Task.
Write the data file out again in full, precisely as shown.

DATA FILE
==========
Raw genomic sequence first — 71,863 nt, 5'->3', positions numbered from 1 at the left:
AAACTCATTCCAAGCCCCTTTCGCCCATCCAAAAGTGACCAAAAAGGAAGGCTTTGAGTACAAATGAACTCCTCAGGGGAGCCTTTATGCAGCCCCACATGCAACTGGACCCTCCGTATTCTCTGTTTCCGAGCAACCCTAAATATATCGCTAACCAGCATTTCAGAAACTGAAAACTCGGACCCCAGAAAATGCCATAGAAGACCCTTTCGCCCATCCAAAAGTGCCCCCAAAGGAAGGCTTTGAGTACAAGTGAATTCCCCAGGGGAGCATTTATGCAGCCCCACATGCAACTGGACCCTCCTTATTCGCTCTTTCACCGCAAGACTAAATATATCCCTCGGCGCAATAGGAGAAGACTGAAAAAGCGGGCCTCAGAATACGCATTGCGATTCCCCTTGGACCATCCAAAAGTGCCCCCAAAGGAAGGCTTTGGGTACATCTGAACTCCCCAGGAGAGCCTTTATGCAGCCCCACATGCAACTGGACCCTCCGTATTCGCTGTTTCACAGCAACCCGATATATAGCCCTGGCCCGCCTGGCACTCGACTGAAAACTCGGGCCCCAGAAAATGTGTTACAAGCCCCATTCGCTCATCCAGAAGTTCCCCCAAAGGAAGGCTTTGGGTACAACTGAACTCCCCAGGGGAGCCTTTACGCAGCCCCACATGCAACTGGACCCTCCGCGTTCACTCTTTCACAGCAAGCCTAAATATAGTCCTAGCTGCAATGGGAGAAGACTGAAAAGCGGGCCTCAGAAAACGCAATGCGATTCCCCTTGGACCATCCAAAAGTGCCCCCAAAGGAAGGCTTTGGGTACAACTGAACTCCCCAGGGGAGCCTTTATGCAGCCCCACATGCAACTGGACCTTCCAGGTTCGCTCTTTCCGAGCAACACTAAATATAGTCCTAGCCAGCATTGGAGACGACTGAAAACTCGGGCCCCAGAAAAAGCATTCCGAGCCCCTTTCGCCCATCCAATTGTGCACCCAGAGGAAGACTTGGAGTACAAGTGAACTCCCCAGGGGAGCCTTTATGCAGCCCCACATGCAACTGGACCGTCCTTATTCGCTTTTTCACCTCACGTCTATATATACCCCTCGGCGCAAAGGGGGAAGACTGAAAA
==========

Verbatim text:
Raw genomic sequence first — 71,863 nt, 5'->3', positions numbered from 1 at the left:
AAACTCATTCCAAGCCCCTTTCGCCCATCCAAAAGTGACCAAAAAGGAAGGCTTTGAGTACAAATGAACTCCTCAGGGGAGCCTTTATGCAGCCCCACATGCAACTGGACCCTCCGTATTCTCTGTTTCCGAGCAACCCTAAATATATCGCTAACCAGCATTTCAGAAACTGAAAACTCGGACCCCAGAAAATGCCATAGAAGACCCTTTCGCCCATCCAAAAGTGCCCCCAAAGGAAGGCTTTGAGTACAAGTGAATTCCCCAGGGGAGCATTTATGCAGCCCCACATGCAACTGGACCCTCCTTATTCGCTCTTTCACCGCAAGACTAAATATATCCCTCGGCGCAATAGGAGAAGACTGAAAAAGCGGGCCTCAGAATACGCATTGCGATTCCCCTTGGACCATCCAAAAGTGCCCCCAAAGGAAGGCTTTGGGTACATCTGAACTCCCCAGGAGAGCCTTTATGCAGCCCCACATGCAACTGGACCCTCCGTATTCGCTGTTTCACAGCAACCCGATATATAGCCCTGGCCCGCCTGGCACTCGACTGAAAACTCGGGCCCCAGAAAATGTGTTACAAGCCCCATTCGCTCATCCAGAAGTTCCCCCAAAGGAAGGCTTTGGGTACAACTGAACTCCCCAGGGGAGCCTTTACGCAGCCCCACATGCAACTGGACCCTCCGCGTTCACTCTTTCACAGCAAGCCTAAATATAGTCCTAGCTGCAATGGGAGAAGACTGAAAAGCGGGCCTCAGAAAACGCAATGCGATTCCCCTTGGACCATCCAAAAGTGCCCCCAAAGGAAGGCTTTGGGTACAACTGAACTCCCCAGGGGAGCCTTTATGCAGCCCCACATGCAACTGGACCTTCCAGGTTCGCTCTTTCCGAGCAACACTAAATATAGTCCTAGCCAGCATTGGAGACGACTGAAAACTCGGGCCCCAGAAAAAGCATTCCGAGCCCCTTTCGCCCATCCAATTGTGCACCCAGAGGAAGACTTGGAGTACAAGTGAACTCCCCAGGGGAGCCTTTATGCAGCCCCACATGCAACTGGACCGTCCTTATTCGCTTTTTCACCTCACGTCTATATATACCCCTCGGCGCAAAGGGGGAAGACTGAAAA